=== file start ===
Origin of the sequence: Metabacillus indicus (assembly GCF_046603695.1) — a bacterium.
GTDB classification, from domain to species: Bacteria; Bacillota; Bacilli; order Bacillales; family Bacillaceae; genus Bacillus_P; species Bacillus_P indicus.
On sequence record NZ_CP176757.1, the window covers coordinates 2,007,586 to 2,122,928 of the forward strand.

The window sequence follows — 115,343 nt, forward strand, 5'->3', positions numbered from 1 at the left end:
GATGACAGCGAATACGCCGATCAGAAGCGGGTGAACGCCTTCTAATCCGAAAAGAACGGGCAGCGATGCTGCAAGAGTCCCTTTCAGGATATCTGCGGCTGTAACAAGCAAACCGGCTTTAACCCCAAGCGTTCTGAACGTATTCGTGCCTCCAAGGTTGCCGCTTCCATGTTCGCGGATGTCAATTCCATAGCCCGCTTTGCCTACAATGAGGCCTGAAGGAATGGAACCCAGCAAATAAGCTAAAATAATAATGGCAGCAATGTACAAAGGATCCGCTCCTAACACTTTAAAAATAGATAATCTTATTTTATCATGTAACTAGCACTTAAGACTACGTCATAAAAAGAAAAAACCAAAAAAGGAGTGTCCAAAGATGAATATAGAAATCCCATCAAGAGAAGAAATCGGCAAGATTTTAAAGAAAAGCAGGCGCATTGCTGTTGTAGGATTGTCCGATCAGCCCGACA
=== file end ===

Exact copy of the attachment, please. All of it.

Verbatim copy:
Origin of the sequence: Metabacillus indicus (assembly GCF_046603695.1) — a bacterium.
GTDB classification, from domain to species: Bacteria; Bacillota; Bacilli; order Bacillales; family Bacillaceae; genus Bacillus_P; species Bacillus_P indicus.
On sequence record NZ_CP176757.1, the window covers coordinates 2,007,586 to 2,122,928 of the forward strand.

The window sequence follows — 115,343 nt, forward strand, 5'->3', positions numbered from 1 at the left end:
GATGACAGCGAATACGCCGATCAGAAGCGGGTGAACGCCTTCTAATCCGAAAAGAACGGGCAGCGATGCTGCAAGAGTCCCTTTCAGGATATCTGCGGCTGTAACAAGCAAACCGGCTTTAACCCCAAGCGTTCTGAACGTATTCGTGCCTCCAAGGTTGCCGCTTCCATGTTCGCGGATGTCAATTCCATAGCCCGCTTTGCCTACAATGAGGCCTGAAGGAATGGAACCCAGCAAATAAGCTAAAATAATAATGGCAGCAATGTACAAAGGATCCGCTCCTAACACTTTAAAAATAGATAATCTTATTTTATCATGTAACTAGCACTTAAGACTACGTCATAAAAAGAAAAAACCAAAAAAGGAGTGTCCAAAGATGAATATAGAAATCCCATCAAGAGAAGAAATCGGCAAGATTTTAAAGAAAAGCAGGCGCATTGCTGTTGTAGGATTGTCCGATCAGCCCGACA